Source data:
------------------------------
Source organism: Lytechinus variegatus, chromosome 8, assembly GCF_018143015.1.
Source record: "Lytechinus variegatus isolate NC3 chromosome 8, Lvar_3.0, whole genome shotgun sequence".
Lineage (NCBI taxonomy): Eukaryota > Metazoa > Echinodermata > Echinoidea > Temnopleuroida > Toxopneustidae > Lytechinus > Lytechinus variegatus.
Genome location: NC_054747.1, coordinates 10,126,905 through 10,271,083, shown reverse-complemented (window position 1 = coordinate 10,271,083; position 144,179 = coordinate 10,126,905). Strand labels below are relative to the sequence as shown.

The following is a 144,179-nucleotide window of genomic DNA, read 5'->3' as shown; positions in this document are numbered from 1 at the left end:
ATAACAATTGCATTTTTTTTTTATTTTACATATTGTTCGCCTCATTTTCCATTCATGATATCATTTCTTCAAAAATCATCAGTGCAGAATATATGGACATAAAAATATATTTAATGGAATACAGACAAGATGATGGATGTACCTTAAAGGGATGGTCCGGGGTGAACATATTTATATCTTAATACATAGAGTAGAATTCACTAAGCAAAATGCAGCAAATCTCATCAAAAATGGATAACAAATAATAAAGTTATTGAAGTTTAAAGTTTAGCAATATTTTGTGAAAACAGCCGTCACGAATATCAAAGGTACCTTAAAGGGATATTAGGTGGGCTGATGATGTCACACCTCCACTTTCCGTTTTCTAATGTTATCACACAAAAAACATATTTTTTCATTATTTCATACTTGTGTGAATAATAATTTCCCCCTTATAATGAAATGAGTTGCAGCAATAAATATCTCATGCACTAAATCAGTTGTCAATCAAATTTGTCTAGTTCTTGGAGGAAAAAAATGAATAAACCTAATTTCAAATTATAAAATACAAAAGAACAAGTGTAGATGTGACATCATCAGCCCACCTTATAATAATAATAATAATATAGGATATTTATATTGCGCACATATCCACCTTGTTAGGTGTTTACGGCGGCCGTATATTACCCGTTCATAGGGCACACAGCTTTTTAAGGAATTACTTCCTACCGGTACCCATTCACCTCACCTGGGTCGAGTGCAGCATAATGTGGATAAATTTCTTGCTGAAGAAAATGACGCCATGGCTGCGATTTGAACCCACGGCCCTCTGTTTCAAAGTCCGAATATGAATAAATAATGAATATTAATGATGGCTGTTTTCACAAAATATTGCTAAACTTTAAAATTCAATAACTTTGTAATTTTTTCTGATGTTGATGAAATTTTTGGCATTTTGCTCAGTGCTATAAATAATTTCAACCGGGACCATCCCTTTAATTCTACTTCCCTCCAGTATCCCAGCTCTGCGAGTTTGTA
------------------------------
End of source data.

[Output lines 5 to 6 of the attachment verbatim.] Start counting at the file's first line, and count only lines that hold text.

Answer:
The following is a 144,179-nucleotide window of genomic DNA, read 5'->3' as shown; positions in this document are numbered from 1 at the left end:
ATAACAATTGCATTTTTTTTTTATTTTACATATTGTTCGCCTCATTTTCCATTCATGATATCATTTCTTCAAAAATCATCAGTGCAGAATATATGGACATAAAAATATATTTAATGGAATACAGACAAGATGATGGATGTACCTTAAAGGGATGGTCCGGGGTGAACATATTTATATCTTAATACATAGAGTAGAATTCACTAAGCAAAATGCAGCAAATCTCATCAAAAATGGATAACAAATAATAAAGTTATTGAAGTTTAAAGTTTAGCAATATTTTGTGAAAACAGCCGTCACGAATATCAAAGGTACCTTAAAGGGATATTAGGTGGGCTGATGATGTCACACCTCCACTTTCCGTTTTCTAATGTTATCACACAAAAAACATATTTTTTCATTATTTCATACTTGTGTGAATAATAATTTCCCCCTTATAATGAAATGAGTTGCAGCAATAAATATCTCATGCACTAAATCAGTTGTCAATCAAATTTGTCTAGTTCTTGGAGGAAAAAAATGAATAAACCTAATTTCAAATTATAAAATACAAAAGAACAAGTGTAGATGTGACATCATCAGCCCACCTTATAATAATAATAATAATATAGGATATTTATATTGCGCACATATCCACCTTGTTAGGTGTTTACGGCGGCCGTATATTACCCGTTCATAGGGCACACAGCTTTTTAAGGAATTACTTCCTACCGGTACCCATTCACCTCACCTGGGTCGAGTGCAGCATAATGTGGATAAATTTCTTGCTGAAGAAAATGACGCCATGGCTGCGATTTGAACCCACGGCCCTCTGTTTCAAAGTCCGAATATGAATAAATAATGAATATTAATGATGGCTGTTTTCACAAAATATTGCTAAACTTTAAAATTCAATAACTTTGTAATTTTTTCTGATGTTGATGAAATTTTTGGCATTTTGCTCAGTGCTATAAATAATTTCAACCGGGACCATCCCTTTAATTCTACTTCCCTCCAGTATCCCAGCTCTGCGAGTTTGTA